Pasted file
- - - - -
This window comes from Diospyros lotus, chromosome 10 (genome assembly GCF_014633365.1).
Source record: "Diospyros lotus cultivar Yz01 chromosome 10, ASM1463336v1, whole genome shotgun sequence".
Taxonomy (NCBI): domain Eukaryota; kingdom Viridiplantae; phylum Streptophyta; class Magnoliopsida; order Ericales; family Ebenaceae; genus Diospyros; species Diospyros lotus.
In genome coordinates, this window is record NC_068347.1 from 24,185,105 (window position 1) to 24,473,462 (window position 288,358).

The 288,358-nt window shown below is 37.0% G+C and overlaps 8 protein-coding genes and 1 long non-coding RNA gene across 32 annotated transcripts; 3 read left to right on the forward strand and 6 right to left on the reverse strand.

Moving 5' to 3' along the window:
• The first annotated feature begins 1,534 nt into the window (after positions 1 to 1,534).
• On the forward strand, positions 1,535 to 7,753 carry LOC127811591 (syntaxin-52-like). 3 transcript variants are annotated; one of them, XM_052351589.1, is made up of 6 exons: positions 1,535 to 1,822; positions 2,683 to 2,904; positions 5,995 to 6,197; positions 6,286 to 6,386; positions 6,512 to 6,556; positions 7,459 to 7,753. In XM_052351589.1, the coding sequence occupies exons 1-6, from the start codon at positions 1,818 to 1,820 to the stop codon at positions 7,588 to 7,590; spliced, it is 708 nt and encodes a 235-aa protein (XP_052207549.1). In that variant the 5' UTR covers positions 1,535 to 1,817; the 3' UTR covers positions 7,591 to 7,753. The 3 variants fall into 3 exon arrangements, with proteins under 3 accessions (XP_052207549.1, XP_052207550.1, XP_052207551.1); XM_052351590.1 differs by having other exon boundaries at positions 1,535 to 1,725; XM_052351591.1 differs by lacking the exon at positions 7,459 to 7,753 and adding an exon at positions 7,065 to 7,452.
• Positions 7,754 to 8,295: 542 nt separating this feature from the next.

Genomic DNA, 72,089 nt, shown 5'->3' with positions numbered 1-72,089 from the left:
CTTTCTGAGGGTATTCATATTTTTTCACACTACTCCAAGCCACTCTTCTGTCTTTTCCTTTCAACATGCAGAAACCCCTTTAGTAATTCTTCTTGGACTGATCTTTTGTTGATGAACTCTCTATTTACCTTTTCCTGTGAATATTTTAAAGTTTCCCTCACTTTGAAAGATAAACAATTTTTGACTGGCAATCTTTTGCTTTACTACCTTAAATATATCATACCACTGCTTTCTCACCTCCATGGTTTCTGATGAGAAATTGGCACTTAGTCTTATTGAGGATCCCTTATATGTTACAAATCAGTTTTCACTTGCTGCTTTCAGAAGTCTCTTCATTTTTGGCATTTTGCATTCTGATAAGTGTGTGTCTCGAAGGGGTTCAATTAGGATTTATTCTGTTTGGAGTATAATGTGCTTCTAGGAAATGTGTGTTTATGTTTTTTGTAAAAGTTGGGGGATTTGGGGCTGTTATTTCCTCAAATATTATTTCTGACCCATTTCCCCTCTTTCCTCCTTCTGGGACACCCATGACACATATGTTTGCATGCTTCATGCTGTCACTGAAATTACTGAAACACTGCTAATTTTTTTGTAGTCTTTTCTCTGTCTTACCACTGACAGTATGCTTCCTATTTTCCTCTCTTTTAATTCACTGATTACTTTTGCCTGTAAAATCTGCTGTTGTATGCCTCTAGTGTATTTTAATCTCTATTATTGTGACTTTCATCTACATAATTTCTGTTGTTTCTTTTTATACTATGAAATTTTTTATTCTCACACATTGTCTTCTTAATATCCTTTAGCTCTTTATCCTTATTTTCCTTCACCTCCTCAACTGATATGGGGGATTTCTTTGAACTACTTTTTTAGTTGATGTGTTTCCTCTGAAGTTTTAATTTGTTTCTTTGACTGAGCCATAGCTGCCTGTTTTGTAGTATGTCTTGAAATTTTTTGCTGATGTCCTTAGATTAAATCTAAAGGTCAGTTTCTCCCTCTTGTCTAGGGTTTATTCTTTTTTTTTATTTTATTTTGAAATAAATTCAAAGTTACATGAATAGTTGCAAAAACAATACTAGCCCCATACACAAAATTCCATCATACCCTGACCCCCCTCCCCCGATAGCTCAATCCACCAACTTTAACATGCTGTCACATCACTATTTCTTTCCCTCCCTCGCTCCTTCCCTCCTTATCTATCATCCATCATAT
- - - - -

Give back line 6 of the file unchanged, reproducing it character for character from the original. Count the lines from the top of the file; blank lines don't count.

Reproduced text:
Moving 5' to 3' along the window: